I always look forward to January, and my annual trip to the NAMM show in Anaheim to gawk at the cutting edge of music hardware (and software). When I realized my schedule wouldn’t get me to NAMM this month I was bummed, but kept my ears and eyes peeled online. Despite no significant time on the show floor this year, there were a few announcements and developments at NAMM 2015 that still caught my attention. It should come as no surprise that I’m rather focused on effects & amps for guitar & bass. Here’s my video post-NAMM wishlist, with commentary.
I’m a fan of effects and pedalboard tech – particularly tech that’s reliable on stage – so have been keeping a close eye on Source Audio for a few years now. They’ve been pioneering modular, pedal-based effects systems for guitar and bass that also provide the digital patching and preset management power of “all-in-one” effect pedalboards and MIDI-automated rack effect systems. With their effect units chained together via a hub, you can not only access, recall and edit banks of presets for all your effects via MIDI, but also send standard expression pedal/CV signals (and even control data from their wireless 3-axis ring, the Hot Hand) to control any parameter of any connected pedal in realtime. After 3 years of their gear in my live pedalboards I’m of the opinion that Source Audio is building some cutting-edge, great sounding, roadworthy gear, and 2015 has some big updates in store.
What’s With Neuro?
Source Audio’s flagship Soundblox 2 line of pedals already connected to the Soundblox Hub to both sync presets & scenes, and allow expression pedal and/or Hot Hand parameter control. However, the system didn’t have a spiffy, unified marketing name. The Source Audio hub, network and communication protocol is now referred to as the Neuro Effects System, and will have an iOS app (alongside the existing Mac/Windows Hub scene & preset manager) to help manage and edit attached device parameters. Sounds very cool, but there’s little overview information on the Neuro ecosystem as a whole right now, just details on some of it’s interesting new components. Let’s look at those for a better idea of the big picture.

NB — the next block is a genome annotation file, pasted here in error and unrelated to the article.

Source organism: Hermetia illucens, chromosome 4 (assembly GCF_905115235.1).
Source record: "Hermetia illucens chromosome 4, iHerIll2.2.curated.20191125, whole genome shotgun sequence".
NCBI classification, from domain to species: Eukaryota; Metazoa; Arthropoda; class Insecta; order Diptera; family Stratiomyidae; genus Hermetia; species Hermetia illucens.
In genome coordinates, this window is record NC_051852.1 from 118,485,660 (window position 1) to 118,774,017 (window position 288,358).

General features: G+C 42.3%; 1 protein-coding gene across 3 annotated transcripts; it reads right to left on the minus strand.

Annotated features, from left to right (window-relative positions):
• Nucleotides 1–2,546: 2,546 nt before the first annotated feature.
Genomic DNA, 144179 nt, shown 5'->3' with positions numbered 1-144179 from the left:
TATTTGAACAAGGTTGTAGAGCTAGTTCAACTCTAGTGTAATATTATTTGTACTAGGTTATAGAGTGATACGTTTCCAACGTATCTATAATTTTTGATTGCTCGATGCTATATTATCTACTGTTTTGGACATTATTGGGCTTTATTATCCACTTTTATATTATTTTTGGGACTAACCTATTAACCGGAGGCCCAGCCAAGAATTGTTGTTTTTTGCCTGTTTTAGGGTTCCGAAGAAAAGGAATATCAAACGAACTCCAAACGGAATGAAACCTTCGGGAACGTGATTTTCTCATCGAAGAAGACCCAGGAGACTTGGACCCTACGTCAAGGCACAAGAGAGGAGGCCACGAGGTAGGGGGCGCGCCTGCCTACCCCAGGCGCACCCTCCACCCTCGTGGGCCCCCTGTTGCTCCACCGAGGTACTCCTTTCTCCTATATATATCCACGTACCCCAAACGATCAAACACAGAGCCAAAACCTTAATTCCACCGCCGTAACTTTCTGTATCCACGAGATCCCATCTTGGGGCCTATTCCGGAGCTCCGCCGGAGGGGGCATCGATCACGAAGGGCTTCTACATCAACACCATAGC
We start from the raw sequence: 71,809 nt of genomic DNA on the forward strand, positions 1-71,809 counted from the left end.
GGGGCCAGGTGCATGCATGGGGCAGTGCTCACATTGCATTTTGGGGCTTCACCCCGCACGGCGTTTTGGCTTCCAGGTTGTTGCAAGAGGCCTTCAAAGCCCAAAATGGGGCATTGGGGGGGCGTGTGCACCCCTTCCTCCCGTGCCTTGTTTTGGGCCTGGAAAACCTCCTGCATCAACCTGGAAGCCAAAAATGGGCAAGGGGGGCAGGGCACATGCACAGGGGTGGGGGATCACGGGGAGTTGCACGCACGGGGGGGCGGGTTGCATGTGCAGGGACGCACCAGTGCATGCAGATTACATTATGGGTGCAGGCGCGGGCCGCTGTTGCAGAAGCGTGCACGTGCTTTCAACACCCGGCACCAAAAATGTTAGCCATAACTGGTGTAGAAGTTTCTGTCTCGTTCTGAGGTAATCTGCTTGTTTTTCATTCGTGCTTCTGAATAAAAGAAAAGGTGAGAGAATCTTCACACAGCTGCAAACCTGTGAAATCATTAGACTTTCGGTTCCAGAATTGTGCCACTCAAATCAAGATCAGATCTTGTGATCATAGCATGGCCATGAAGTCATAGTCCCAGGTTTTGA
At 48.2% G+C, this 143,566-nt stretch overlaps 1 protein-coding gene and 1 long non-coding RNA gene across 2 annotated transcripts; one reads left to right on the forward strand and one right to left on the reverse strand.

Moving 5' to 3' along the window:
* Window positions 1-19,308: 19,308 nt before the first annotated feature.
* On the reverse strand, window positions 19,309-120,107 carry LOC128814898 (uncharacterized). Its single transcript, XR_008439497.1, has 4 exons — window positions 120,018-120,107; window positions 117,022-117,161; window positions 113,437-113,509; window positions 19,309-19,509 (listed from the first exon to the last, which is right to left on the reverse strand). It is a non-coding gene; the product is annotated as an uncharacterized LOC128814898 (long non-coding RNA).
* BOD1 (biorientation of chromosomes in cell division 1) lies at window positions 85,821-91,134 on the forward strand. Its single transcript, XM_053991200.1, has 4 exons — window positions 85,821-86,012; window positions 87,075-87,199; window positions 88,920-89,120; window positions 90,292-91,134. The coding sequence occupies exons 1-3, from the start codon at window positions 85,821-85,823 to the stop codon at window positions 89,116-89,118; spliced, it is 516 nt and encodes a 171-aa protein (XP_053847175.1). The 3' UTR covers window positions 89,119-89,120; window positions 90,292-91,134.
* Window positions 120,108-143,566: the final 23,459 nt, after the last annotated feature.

Solemate MIDI controller
Until now, using the Source Audio Soundblox Hub (the center of a Neuro effects system) was a bit ‘faceless’, requiring a third-party MIDI controller like the Tech 21 MIDI Mouse to access its 128 slots of pedal/scene storage. Source Audio’s new Solemate MIDI controller integrates with the hub directly, and provides a much better interface for up/down/select MIDI switching it… and then flips the whole thing on it’s end. You can now see your Hub’s patch/preset names displayed in a beautiful LED, access scene and set modes (the first, 4 specific patches mapped to the individual footswitches; the second letting you ‘scroll’ through a set list worth of pre-selected effects changes), among other cool features. Want to use the Solemate to also control Ableton Live (or other desktop DAWs)? You’re covered.
Although I’ve enjoyed the basic simplicity of managing my hub & effects with a MIDI Mouse (it’s certainly kept me lean with preset scenes), I’m going to be adding one of these to my rig as soon as they roll off the assembly line. The Solemate just solves so many of those remaining ‘little issues’ I had with basic MIDI control of my Source Audio gear.
Reflex Expression Pedal
Source Audio also updated their venerable passive Dual Expression Pedal (which allows for two simultaneous CV/control signals to be output, along with a Neuro/Hot Hand jack) to be a lot more powerful. The Reflex is a 9V active expression pedal with three simultaneous outputs featuring 6 types of LFO waves, 128 configuration presets of it’s own, and a slew of additional features to fine tune your foot rocking.
I’m not sure I need all the expression control power the Reflex doles out, but if you’ve got a lot of MIDI-controllable third-party pedals this is clearly a juggernaut. The syncable LFO shapes alone will make it worth the purchase, IMO.
Neuro Effects Loop